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Prevent falls in the elderly

Create a safe home: How to prevent falls in the elderly living at home

At scuseme, we receive lots of calls and enquiries from people who want to make their homes safe.  A number of these are from older people who live independently.  As we head into our later life, we become much more vulnerable to an injury in the home.  Sadly, falls are the most common cause of death from injury in the over 65s.  However, there is much we can do to proof homes against the risk from falls and precautions we can take.

It is a common misconception that accidents among the elderly are usually falling on stairs or in bathrooms. Injuries and dangers throughout the home can happen in many ways.  Although pitched at the elderly, this list has value for anyone looking to make sure their home is as safe as possible.  If you need help, all scuseme tradespeople are personally vetted.  Many are DBS checked and we even have some who are Age UK certified.  At the end of the article, you can find details of free services in Cambridge for help and support.

Use this list to check every room in the house for hazards.


  • Use the handrail; it’s there for a reason. And if you don’t have one, fit one that runs the full length of the stairs.
  • Check the tread or carpet and replace or remove if it is worn.
  • Keep stairs clear all the time from shoes, books, etc.
  • Install adequate stair lighting with switches at the top and bottom.

Living room

  • Check that all rugs and carpets are flat and do not bunch up. If they do either remove them or invest in rugs with non-slip rubber backing or get self-adhesive mat grippers.
  • Rearrange furniture to provide clear access and think how chairs and tables might help support you as you pass.
  • Never run cords under a rug where these might add a trip risk.
  • Maintain good condition of furniture and discard anything that feels unstable or may be a trip hazard, such as low coffee tables or foot rests.


  • Make sure your kitchen has proper ventilation, because carbon monoxide or indoor air pollutants may accumulate.
  • Install smoke and carbon monoxide detectors in the appropriate place and inspect regularly.
  • Do not use slippery wax or polish on hard floors. Instead use equal parts oil and vinegar.
  • Get a sturdy step-stool with a handrail for hard to reach places and keep commonly used items within easy reach.


  • Use non-slip mats in the bath and shower.
  • Check that the shower doors are made of safety glass or plastic.
  • Install grab bars as needed by the toilet, bath and shower.
  • Towel rails should be sturdy and installed correctly.
  • Mats are useful to prevent slippery floors, but make sure they are non-slip.
  • Install a hand-held shower.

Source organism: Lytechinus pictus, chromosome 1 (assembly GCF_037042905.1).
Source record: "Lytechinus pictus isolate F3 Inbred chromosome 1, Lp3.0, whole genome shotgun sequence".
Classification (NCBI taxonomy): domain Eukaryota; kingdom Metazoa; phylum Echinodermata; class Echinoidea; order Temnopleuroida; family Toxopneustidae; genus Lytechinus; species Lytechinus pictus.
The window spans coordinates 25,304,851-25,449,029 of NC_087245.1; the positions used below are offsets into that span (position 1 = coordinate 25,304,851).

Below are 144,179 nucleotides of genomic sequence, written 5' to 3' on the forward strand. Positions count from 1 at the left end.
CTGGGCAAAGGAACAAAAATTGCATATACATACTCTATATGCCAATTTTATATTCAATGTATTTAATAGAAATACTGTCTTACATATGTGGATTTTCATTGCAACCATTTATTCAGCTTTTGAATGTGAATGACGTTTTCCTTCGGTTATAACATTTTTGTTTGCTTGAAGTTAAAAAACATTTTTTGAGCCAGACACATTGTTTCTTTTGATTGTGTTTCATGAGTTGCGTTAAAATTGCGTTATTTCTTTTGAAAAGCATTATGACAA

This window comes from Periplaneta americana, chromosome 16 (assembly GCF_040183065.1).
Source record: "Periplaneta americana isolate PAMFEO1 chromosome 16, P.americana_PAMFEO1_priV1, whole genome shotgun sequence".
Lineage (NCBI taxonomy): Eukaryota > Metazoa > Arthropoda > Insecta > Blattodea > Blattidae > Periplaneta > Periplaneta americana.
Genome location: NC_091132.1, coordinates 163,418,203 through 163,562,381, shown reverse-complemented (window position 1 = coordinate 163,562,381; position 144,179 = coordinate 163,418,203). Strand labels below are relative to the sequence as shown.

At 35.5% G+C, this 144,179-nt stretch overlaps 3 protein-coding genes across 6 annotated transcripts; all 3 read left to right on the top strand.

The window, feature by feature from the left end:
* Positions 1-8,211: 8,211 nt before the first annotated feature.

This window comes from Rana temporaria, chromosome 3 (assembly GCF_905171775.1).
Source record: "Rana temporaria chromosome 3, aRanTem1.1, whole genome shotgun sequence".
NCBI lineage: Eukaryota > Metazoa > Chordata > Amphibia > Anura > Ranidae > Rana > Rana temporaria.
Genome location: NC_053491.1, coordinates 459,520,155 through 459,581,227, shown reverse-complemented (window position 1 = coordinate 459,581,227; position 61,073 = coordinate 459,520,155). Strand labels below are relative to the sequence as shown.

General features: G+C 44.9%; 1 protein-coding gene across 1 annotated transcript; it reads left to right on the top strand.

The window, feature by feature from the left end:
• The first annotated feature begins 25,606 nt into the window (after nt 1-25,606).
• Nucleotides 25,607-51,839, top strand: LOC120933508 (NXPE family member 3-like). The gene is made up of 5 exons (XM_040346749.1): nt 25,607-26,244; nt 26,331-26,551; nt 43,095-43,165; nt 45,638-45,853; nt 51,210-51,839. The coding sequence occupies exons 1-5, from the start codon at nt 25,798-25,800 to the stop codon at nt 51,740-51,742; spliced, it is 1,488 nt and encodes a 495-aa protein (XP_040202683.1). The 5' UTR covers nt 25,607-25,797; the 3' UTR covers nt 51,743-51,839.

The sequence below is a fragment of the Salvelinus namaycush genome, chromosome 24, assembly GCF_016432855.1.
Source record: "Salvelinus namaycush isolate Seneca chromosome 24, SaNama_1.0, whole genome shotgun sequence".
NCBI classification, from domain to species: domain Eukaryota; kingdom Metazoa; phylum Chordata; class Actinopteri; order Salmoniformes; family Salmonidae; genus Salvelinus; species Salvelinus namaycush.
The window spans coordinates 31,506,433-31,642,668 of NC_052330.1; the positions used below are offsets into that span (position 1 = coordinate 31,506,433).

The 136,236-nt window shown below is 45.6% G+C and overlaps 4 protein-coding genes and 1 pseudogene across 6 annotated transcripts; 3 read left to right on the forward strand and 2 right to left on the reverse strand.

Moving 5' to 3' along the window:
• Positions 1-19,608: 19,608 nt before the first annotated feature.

• Place a folding chair in the shower
  • Use safe flooring; a textured tile, a matte finish or a low pile carpet.
  • Use adaptive equipment if needed such as an elevated toilet seat or bath bench.
  • Lighting should be even, sufficient and glare-free with the switch near the door.
  • Have proper ventilation, either windows or an exhaust fan.
  • Keep items near to hand, to avoid stretching and over balancing.


  • Place a light within easy reach of your bed and consider fitting a main light switch near to the bedside.
  • Consider a small motion sensitive nightlight. Then if you get up in the middle of the night your path to the bathroom is lit, helping minimise the risk of a fall.
  • Ensure there is a clear pathway between the bedroom and bathroom.
  • Check how you store clothing and keep things you wear often within easy reach.
  • Remove any unwanted or unused furniture that may be a fall hazard.
  • Remove or secure rugs and repair any loose flooring that may be a trip hazard.
  • Keep things you need quickly (glasses or phone) within easy reach.
  • Keep a torch near your bed in case of a power cut.
  • Have a sturdy chair with arms so you can sit to dress if need be.
  • Get the height of your bed right, you should be able to sit comfortably.
  • Consider additional safety devices as needed such as bed rails, bars or a floor to ceiling pole to steady yourself.

Entrances and paths

  • Repair pathways and driveways to remove trip hazards.
  • Remove thresholds from doors and if that is not possible get a little ramp to make it easier to get over.
  • Add rails to one or both side of steps.
  • Have a ready supply of salt or grit for slippery paths.
  • Remove hazards such as leaves and ice from driveways and pathways.
  • Invest in outdoor or sensor lights.

Help at hand in Cambridge

Falls do not have to be an inevitable part of getting older.  Staying fit and healthy will make you stronger and therefore less likely to fall.  The Cambridgeshire and Peterborough NHS Foundation Trust and the Cambridgeshire local authorities understand the benefits of exercises designed to improve muscle strength which can reduce your risk of a fall by improving your posture, coordination and balance. These free initiatives will give you the ability to do more of what you enjoy.

  • Find out about an appointment for a free falls risk assessment here
  • Take part in strength and balancing classes to improve mobility here
  • Help with mobility aids here


You may want to read:

How do you know if your chimney needs sweeping this winter? 

How to reduce the risk of a house fire 

10 things to reduce fuel bills and keep warm at home

Dawn Giesler, is the founder of scuseme Cambridge, an online marketplace that helps your family run smoothly. She has lived in Cambridge for over 20 years and offers advice based on her own experiences. For more information visit scuseme

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